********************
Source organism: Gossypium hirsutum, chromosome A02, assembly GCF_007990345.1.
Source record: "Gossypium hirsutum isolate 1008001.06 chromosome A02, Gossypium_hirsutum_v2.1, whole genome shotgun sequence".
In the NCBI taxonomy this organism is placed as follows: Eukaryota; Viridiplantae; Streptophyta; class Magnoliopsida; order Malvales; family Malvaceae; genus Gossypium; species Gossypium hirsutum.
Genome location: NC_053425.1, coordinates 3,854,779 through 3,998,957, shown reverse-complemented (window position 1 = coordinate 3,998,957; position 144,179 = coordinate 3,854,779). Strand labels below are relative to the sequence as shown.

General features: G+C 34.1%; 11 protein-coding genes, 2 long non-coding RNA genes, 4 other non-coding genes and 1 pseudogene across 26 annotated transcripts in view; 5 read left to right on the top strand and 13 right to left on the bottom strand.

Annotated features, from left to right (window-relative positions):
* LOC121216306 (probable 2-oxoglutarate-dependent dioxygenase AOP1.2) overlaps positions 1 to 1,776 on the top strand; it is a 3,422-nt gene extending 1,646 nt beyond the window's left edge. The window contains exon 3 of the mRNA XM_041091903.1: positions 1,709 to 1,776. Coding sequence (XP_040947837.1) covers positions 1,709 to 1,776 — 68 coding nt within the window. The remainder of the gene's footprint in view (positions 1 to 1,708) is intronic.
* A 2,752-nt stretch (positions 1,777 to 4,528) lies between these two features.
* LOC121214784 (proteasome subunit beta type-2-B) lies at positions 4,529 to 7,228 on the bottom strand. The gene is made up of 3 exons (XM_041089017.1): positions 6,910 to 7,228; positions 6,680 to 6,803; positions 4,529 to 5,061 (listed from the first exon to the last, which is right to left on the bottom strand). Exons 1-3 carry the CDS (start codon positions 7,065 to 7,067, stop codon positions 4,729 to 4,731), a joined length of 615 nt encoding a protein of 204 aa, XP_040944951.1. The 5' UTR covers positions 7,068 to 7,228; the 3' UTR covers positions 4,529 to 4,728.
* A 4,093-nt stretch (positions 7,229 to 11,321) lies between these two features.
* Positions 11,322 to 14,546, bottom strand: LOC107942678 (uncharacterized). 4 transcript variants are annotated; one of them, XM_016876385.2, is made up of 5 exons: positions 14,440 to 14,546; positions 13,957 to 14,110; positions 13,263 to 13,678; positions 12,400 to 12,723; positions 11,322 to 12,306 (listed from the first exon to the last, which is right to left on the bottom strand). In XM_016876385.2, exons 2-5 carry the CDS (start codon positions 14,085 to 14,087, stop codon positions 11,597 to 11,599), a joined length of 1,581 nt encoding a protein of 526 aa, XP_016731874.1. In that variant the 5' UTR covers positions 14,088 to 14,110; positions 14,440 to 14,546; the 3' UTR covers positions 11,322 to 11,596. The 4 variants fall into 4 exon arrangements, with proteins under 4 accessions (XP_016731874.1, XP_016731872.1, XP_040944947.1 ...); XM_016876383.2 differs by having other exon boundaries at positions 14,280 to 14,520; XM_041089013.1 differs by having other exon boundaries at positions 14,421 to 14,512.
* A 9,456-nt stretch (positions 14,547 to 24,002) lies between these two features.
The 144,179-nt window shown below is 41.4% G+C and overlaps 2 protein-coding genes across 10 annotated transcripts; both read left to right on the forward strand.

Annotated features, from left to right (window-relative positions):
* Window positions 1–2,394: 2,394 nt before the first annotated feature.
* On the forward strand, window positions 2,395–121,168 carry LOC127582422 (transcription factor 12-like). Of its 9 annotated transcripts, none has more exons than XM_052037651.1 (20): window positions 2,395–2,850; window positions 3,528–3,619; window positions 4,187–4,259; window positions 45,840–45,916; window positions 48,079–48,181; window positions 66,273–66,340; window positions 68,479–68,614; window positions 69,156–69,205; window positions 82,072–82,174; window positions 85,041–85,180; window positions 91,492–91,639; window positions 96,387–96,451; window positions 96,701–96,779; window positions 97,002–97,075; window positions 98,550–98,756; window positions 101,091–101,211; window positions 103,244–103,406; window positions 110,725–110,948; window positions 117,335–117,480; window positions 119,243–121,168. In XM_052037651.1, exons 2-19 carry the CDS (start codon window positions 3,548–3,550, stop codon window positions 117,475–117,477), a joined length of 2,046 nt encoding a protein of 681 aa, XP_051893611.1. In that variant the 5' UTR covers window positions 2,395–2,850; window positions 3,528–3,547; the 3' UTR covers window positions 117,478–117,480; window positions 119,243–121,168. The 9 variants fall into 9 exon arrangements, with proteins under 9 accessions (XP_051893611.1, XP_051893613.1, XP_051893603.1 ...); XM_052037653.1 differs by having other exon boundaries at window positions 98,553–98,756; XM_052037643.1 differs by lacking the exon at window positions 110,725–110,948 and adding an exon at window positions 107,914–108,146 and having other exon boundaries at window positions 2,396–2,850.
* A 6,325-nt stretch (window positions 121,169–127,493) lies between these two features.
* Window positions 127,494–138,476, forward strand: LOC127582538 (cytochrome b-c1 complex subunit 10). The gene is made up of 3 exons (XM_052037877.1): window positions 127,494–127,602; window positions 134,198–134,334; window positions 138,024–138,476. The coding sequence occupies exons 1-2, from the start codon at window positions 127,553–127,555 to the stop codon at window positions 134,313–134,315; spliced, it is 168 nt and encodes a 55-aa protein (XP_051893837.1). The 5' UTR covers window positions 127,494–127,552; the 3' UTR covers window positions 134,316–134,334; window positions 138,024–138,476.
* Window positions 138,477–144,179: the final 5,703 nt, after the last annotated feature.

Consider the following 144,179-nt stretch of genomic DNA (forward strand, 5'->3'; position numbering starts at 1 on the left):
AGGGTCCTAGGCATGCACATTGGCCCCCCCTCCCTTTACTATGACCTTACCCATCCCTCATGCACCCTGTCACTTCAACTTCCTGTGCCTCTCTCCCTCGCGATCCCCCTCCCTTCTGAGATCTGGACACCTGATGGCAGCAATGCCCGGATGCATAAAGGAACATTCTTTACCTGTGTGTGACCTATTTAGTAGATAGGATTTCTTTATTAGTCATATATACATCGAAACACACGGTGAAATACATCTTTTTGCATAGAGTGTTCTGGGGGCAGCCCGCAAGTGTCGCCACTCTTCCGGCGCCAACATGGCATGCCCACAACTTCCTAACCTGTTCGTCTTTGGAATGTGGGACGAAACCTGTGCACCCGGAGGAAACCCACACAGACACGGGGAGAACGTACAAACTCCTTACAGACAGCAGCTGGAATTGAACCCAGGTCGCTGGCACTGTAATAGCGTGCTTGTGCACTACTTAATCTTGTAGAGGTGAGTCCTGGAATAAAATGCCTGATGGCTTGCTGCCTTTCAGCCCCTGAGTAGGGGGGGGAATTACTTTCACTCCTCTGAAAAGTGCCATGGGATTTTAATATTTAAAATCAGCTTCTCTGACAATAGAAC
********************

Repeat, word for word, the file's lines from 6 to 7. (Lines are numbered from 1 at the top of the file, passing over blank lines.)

Annotated features, from left to right (window-relative positions):
* LOC121216306 (probable 2-oxoglutarate-dependent dioxygenase AOP1.2) overlaps positions 1 to 1,776 on the top strand; it is a 3,422-nt gene extending 1,646 nt beyond the window's left edge. The window contains exon 3 of the mRNA XM_041091903.1: positions 1,709 to 1,776. Coding sequence (XP_040947837.1) covers positions 1,709 to 1,776 — 68 coding nt within the window. The remainder of the gene's footprint in view (positions 1 to 1,708) is intronic.